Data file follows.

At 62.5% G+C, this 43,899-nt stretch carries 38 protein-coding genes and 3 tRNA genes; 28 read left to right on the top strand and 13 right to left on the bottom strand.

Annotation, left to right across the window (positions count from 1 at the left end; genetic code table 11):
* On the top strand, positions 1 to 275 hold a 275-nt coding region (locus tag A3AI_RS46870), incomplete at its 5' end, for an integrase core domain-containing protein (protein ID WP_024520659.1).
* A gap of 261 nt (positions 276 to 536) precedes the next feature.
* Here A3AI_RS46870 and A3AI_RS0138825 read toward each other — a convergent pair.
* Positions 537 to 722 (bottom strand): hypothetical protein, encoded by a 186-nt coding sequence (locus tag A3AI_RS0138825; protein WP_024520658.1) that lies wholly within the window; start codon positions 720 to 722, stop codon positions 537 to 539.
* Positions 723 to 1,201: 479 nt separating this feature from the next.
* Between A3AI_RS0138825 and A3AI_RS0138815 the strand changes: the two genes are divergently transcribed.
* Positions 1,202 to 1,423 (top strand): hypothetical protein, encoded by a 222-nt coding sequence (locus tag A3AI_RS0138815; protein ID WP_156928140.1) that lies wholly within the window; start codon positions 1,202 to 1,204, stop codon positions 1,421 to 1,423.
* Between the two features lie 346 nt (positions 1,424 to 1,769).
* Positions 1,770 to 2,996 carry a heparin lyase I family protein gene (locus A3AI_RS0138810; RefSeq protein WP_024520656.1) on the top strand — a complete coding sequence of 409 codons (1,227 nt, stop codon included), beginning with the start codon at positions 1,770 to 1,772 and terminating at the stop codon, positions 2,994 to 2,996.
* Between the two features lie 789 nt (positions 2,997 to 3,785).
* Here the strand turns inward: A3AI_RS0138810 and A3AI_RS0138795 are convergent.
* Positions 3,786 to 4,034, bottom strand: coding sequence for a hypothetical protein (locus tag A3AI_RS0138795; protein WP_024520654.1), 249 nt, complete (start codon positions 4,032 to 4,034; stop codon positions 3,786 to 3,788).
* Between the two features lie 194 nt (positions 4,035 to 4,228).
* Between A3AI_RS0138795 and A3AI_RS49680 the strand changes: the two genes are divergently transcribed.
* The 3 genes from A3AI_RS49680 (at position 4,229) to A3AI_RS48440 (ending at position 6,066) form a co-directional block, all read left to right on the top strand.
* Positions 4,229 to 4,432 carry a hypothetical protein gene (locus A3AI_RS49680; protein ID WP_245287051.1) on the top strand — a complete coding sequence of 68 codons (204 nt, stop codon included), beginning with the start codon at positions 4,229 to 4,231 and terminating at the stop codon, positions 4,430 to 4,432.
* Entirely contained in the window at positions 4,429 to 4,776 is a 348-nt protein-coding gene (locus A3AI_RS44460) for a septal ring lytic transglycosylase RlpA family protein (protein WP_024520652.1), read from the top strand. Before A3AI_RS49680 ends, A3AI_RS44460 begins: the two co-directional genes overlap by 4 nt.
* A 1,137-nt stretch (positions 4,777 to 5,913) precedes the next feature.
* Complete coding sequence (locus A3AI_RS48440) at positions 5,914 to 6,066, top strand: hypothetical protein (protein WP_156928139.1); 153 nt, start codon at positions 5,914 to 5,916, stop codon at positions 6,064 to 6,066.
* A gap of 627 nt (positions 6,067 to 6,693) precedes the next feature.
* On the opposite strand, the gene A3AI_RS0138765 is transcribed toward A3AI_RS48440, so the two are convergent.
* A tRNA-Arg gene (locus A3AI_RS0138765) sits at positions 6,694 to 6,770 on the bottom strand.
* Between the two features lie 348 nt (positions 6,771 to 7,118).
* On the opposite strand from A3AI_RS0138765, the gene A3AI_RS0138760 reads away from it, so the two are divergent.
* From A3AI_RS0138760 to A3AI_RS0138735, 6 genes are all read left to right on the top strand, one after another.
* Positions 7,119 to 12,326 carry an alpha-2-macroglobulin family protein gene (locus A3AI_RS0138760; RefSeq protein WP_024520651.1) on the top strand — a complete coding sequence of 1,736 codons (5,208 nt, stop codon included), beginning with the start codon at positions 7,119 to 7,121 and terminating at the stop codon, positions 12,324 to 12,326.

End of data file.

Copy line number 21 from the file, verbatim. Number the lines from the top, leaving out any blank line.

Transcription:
* Complete coding sequence (locus A3AI_RS48440) at positions 5,914 to 6,066, top strand: hypothetical protein (protein WP_156928139.1); 153 nt, start codon at positions 5,914 to 5,916, stop codon at positions 6,064 to 6,066.